I’m a big fan of Jason Fried and the 37signals blog in general, bu this post from August 19 struck a particular chord with me.
In the post, Fried starts with the fact that the he wrote an opinion piece for The New York Times. That’s a huge deal, obviously, but Fried’s mission is to show us how he got to that point by connecting the dots of his story. Working backwards, the NYT piece happened because an editor like his TEDx talk. The TEDx talk happened because he was invited to speak by one of the Groupon co-founders. He knew that Groupon co-founder because … well, you get the point. Hop over to Fried’s post and read his quick breakdown of the progression of his career, starting most recently with The New York Times and going all the way back to a little music cataloging app he created in the 90s.
I took two things from Fried’s post I consider important for us as church communicators:
- Tomorrow’s opportunities and successes are built on today’s work. If we want to create meaningful things going forward — and I believe we all do — we have to be willing to hustle and grind and put in the time now.
- There is power in connecting the dots. It’s important for Jason Fried to know his story and how he got where he is today. It inspires him to keep going, and it inspires others too. As a communication leader, you can teach people to connect their own dots as well as the dots of your organization. Knowing where we are and where we’ve been helps to unite us as we pursue the vision and mission ahead.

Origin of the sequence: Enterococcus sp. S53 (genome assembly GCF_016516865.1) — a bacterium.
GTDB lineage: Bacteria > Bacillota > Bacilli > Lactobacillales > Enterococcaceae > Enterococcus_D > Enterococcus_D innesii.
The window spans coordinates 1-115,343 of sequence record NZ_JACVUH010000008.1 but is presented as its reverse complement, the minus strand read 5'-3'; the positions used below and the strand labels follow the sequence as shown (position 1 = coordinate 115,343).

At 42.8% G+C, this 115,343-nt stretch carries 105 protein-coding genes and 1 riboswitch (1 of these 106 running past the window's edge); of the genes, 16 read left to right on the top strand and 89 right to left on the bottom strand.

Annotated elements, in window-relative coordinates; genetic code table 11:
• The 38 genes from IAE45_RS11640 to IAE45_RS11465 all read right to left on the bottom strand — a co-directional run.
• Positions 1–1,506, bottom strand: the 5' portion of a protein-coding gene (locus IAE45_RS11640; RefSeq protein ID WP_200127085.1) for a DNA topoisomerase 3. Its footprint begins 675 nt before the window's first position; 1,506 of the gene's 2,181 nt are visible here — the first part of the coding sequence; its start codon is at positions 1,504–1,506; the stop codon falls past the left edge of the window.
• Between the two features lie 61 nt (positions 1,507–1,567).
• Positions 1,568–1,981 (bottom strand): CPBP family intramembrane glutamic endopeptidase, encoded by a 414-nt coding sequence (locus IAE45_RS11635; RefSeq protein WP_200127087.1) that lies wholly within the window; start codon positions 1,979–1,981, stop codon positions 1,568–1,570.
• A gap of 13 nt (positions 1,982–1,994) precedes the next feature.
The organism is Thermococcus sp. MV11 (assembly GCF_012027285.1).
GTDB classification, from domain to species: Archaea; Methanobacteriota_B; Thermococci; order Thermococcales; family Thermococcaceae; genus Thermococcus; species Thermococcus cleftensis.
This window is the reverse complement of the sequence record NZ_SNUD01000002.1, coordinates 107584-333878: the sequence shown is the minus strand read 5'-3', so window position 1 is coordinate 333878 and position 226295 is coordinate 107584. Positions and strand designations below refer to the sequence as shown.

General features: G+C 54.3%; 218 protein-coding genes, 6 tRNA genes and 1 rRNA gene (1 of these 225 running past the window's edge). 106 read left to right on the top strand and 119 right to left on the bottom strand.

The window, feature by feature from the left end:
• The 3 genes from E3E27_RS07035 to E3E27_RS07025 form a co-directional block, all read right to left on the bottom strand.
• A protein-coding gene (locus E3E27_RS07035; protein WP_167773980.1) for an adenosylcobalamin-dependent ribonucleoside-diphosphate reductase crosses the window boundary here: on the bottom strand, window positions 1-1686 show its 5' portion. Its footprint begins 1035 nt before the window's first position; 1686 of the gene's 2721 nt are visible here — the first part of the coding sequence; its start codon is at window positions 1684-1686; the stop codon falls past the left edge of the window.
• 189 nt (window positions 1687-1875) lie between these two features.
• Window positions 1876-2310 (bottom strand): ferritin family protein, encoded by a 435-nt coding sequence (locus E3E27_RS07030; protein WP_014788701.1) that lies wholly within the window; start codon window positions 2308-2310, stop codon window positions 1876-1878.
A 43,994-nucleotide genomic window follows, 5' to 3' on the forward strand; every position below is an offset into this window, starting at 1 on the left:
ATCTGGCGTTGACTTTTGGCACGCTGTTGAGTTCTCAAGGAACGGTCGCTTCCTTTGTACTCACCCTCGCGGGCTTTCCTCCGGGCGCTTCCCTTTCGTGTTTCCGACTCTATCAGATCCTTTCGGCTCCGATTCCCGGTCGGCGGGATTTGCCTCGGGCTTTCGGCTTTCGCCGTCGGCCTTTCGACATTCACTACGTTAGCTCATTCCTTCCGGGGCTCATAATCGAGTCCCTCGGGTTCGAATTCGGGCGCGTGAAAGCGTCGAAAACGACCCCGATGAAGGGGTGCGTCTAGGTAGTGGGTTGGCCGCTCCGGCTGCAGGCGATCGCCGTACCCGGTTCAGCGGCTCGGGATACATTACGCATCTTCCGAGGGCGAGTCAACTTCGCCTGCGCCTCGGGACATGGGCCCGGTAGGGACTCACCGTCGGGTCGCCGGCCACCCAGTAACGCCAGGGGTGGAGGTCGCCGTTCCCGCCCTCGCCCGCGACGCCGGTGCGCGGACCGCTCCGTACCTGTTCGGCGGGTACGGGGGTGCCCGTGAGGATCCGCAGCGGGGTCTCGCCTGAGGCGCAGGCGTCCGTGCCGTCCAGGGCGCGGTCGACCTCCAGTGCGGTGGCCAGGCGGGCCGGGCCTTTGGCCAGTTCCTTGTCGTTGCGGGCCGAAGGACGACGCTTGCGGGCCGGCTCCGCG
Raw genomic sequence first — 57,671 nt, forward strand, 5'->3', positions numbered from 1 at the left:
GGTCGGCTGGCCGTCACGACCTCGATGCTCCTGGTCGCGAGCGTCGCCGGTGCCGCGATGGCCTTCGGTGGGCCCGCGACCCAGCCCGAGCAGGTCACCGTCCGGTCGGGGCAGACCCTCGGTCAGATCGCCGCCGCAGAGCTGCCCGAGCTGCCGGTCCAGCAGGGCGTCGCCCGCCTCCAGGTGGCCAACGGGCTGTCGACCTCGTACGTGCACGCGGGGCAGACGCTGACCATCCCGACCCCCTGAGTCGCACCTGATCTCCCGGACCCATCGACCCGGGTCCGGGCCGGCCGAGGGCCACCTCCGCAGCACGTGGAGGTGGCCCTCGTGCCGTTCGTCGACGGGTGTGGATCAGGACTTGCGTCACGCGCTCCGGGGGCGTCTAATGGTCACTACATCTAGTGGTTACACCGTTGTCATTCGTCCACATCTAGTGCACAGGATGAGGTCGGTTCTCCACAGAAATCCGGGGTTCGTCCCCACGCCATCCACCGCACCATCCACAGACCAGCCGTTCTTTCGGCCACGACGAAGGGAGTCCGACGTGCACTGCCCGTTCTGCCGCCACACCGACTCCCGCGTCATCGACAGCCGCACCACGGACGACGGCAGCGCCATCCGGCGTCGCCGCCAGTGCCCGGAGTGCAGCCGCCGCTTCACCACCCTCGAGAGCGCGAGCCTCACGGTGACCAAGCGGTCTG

In thinking about the way Fried connected the dots and how that practice might inspire us, I couldn’t help but think about “Strangers,” a video produced by my talented colleagues at Igniter Media. In this fictional account, the characters are only aware of one or two of their particular dots, but the bigger principle is still at work: in the story unfolding all around us, what we do today has the potential to change tomorrow.
Enjoy the video, and give some thoughts to what connecting the dots may mean for you and your organization.
Scott McClellan is the Editor of Echo Hub and the Director of Echo Conference. You can follow him on Twitter: @scottmcclellan.